The first domino to fall in this rushing rejuvenation was Joe Douglas’ decision to be proactive in searching for an upgrade at a position where the current starter was holding back the rest of his unit. This is not something that happens often. Teams typically let things play out and refrain from being too active at patching holes mid-season.

But Douglas bucked the trend. He identified an opportunity to make his football team better and jumped on it. Not only did the move provide an upgrade at that player’s particular position, but it created a ripple effect that helped numerous other players on the offense get better, too.

The Duvernay-Tardif acquisition is looking like a major coup for Douglas.

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Michael Nania is the best analytical New York Jets mind in the world, combining his statistical expertise with game film to add proper context to the data. Nania scrapes every corner, ensuring you know all there is to know about everyone from the QB to the long snapper. Nania's Numbers, Nania's QB Grades, and Nania's All-22 give fans a deeper and more well-rounded dive into the Jets than anyone else can offer. Email: michael.nania@jetsxfactor.com - Twitter: @Michael_Nania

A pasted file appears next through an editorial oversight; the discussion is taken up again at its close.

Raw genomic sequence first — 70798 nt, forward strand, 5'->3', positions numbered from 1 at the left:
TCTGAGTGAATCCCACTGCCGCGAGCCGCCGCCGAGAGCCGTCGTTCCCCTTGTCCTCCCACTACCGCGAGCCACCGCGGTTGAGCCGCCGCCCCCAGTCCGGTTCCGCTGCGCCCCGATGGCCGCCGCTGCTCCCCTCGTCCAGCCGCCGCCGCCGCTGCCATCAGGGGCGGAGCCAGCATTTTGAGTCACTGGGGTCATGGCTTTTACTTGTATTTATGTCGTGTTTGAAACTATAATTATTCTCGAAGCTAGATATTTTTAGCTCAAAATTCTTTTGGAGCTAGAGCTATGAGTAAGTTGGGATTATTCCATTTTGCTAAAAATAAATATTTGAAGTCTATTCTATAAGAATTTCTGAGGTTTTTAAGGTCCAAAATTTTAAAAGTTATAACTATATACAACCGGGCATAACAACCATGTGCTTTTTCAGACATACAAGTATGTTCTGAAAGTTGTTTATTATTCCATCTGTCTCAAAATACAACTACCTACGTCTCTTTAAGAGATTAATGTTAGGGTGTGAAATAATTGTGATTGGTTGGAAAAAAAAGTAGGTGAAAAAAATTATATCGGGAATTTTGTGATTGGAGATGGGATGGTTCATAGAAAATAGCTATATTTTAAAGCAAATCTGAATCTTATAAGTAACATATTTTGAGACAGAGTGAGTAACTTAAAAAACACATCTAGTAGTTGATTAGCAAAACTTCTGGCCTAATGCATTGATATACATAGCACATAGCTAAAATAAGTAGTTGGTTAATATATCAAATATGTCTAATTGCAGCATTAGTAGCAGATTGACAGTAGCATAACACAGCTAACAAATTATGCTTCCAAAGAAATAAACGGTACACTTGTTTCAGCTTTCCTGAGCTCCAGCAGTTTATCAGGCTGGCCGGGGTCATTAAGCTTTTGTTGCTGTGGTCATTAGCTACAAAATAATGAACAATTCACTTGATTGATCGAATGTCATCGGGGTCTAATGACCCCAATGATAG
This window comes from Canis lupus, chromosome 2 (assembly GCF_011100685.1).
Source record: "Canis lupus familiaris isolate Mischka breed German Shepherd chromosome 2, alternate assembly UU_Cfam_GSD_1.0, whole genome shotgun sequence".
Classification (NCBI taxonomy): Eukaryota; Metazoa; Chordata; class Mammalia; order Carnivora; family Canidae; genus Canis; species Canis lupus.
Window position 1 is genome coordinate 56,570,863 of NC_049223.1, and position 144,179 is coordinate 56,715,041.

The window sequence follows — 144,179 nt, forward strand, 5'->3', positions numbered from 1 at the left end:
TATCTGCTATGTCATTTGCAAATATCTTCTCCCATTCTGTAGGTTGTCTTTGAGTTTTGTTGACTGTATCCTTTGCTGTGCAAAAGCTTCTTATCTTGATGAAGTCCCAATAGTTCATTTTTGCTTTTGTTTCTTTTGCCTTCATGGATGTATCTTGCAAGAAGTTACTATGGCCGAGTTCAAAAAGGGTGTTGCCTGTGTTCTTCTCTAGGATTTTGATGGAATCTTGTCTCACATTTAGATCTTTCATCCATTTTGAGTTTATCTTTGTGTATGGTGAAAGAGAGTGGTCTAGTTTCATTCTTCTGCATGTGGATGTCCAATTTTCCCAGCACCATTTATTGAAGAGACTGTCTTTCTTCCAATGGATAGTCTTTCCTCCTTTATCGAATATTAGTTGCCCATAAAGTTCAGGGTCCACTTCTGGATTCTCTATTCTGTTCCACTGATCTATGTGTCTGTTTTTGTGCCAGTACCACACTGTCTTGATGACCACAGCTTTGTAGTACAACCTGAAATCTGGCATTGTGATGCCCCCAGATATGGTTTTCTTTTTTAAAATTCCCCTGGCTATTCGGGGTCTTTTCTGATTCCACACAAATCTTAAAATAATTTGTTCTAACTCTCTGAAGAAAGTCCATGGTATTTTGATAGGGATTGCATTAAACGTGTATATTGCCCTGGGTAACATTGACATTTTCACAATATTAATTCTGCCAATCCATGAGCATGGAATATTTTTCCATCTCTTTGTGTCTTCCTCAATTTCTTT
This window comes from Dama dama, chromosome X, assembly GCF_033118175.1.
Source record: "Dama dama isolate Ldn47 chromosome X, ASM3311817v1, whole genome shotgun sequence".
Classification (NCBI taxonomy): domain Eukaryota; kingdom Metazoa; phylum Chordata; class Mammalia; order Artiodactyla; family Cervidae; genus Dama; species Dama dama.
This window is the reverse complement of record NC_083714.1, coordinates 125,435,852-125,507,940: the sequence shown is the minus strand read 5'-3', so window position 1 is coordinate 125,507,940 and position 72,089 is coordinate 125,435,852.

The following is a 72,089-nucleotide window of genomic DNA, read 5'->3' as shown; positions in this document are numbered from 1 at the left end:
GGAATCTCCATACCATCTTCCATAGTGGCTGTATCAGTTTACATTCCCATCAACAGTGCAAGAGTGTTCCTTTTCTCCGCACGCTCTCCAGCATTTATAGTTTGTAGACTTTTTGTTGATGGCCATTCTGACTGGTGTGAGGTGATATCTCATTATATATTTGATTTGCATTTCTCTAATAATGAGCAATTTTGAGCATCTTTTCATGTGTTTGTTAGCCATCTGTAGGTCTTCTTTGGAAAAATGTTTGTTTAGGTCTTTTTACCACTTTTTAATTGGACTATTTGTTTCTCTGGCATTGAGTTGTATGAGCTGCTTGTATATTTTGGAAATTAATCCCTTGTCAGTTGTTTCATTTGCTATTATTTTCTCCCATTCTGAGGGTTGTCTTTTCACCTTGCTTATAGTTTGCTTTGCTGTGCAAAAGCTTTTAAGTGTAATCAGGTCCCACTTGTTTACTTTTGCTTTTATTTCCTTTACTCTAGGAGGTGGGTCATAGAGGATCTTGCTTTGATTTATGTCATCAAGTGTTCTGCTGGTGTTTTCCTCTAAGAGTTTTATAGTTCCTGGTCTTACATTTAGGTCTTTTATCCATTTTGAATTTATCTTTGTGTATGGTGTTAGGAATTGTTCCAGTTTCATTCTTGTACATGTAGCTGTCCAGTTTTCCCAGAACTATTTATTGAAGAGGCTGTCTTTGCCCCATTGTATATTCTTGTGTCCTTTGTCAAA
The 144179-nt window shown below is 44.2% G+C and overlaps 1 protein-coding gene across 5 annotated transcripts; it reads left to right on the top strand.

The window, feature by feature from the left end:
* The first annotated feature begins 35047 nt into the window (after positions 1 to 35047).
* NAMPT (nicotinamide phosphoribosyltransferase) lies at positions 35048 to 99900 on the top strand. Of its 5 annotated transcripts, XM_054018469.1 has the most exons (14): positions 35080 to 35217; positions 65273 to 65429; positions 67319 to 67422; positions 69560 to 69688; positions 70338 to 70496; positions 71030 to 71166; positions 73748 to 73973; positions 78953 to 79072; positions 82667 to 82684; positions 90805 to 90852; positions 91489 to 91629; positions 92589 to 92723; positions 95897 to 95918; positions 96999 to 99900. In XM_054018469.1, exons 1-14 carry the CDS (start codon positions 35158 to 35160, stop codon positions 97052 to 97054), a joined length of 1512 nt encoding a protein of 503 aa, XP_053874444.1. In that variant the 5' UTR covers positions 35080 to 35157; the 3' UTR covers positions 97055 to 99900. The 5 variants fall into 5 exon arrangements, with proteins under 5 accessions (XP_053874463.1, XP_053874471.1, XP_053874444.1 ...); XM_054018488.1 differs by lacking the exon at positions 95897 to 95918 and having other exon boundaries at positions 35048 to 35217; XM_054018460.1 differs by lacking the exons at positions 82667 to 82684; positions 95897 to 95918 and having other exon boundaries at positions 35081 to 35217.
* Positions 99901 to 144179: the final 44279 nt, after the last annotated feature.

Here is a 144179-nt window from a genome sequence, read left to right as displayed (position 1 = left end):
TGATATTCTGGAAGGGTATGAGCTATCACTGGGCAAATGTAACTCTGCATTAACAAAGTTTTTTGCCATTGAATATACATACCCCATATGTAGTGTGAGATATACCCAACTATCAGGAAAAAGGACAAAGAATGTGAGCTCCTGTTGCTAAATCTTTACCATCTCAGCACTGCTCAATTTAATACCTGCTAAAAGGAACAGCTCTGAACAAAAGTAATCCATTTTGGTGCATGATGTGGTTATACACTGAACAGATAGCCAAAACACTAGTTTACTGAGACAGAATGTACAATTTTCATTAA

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BigJetsFan1
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BigJetsFan1

JD did a great job with the line this years sans GVR. The LDT trade is amazing. Can you imagine how angry Jets fans would be if we had LDT and let such a great depth piece go for nothing mid-season? On a superbowl run? I am hoping for Neal with our first pick. I would also like a center /RG with our 3rd pick. An elite WR with our second pick. I am psyched for next year. Weeping may endure for the night (that’s us right now), but joy comes in the morning (next year)!

Jets71
Member
Jets71

Great move for Larry. They need to keep him along with the rest of this year’s starting line. I listen to all the pressers and there are no players more impressive then Moses and Fant. They are real pros, and need to be retained. Adding a drafted player or two won’t hurt either.

Jimjets
Member
Jimjets

Excellent. And agreed. I’d like to keep LDT next year as well.

Keith Beckett
Member
Keith Beckett

JD made a great move there too, between that, his trades etc. He will get plenty of credit next season when the Jets are still in the hunt for a playoff spot come Thanksgiving.